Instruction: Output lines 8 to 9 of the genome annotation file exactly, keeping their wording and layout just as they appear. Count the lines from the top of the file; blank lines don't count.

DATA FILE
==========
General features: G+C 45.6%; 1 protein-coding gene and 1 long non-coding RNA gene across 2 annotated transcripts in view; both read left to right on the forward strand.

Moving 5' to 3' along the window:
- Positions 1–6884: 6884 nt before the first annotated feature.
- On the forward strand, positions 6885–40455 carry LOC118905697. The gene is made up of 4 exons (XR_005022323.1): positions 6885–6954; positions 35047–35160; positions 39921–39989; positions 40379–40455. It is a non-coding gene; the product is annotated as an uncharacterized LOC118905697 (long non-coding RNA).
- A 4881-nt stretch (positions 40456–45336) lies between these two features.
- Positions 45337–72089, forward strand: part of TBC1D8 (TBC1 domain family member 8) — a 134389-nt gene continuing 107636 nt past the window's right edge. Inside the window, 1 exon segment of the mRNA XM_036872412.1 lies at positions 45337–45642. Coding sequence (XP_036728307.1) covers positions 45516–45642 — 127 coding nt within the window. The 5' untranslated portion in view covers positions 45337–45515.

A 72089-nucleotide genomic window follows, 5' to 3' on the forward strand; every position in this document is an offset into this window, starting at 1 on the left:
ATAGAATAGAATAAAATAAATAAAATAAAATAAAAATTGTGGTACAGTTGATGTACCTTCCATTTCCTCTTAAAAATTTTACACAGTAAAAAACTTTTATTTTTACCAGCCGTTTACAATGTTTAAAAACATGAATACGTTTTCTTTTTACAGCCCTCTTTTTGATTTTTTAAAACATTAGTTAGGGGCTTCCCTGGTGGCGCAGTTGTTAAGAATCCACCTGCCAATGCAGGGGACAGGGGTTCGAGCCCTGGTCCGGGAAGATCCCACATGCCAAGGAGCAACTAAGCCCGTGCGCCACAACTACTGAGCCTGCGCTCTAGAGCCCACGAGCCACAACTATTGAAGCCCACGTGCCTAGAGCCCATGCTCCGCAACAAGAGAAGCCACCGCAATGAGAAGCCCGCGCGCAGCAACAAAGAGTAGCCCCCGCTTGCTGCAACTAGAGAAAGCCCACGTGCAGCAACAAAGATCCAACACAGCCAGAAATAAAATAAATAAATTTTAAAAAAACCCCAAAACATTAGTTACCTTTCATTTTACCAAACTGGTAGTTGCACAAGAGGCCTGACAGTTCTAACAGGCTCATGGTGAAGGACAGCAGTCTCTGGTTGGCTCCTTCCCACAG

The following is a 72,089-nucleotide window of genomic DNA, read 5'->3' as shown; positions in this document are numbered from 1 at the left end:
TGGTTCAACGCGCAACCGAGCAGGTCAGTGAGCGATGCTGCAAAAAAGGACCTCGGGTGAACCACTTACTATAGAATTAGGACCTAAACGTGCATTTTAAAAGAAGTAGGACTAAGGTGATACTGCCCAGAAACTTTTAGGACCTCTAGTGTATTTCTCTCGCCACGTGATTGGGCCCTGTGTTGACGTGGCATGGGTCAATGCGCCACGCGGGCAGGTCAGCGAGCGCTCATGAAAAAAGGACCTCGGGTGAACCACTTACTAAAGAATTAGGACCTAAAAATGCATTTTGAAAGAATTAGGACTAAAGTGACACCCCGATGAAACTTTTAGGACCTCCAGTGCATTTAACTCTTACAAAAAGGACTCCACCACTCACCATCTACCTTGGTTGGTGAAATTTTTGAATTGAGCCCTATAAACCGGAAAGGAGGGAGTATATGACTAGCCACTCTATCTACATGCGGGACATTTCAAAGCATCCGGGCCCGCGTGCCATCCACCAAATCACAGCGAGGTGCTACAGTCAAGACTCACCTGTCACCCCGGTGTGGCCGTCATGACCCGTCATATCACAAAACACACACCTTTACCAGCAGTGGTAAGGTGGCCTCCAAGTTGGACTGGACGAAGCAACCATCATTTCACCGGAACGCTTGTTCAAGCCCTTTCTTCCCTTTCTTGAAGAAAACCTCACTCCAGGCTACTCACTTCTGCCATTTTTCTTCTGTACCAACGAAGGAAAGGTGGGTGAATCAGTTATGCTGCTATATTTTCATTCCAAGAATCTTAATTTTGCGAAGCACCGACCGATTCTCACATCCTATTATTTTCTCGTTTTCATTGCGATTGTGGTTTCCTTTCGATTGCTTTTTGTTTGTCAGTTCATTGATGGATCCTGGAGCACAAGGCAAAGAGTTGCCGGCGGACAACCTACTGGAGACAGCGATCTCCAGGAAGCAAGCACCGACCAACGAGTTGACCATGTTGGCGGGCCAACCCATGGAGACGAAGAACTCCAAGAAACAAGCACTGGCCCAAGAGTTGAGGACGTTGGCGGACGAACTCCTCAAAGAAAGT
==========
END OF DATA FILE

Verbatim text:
ATAGAATAGAATAAAATAAATAAAATAAAATAAAAATTGTGGTACAGTTGATGTACCTTCCATTTCCTCTTAAAAATTTTACACAGTAAAAAACTTTTATTTTTACCAGCCGTTTACAATGTTTAAAAACATGAATACGTTTTCTTTTTACAGCCCTCTTTTTGATTTTTTAAAACATTAGTTAGGGGCTTCCCTGGTGGCGCAGTTGTTAAGAATCCACCTGCCAATGCAGGGGACAGGGGTTCGAGCCCTGGTCCGGGAAGATCCCACATGCCAAGGAGCAACTAAGCCCGTGCGCCACAACTACTGAGCCTGCGCTCTAGAGCCCACGAGCCACAACTATTGAAGCCCACGTGCCTAGAGCCCATGCTCCGCAACAAGAGAAGCCACCGCAATGAGAAGCCCGCGCGCAGCAACAAAGAGTAGCCCCCGCTTGCTGCAACTAGAGAAAGCCCACGTGCAGCAACAAAGATCCAACACAGCCAGAAATAAAATAAATAAATTTTAAAAAAACCCCAAAACATTAGTTACCTTTCATTTTACCAAACTGGTAGTTGCACAAGAGGCCTGACAGTTCTAACAGGCTCATGGTGAAGGACAGCAGTCTCTGGTTGGCTCCTTCCCACAG

The following is a 72,089-nucleotide window of genomic DNA, read 5'->3' as shown; positions in this document are numbered from 1 at the left end: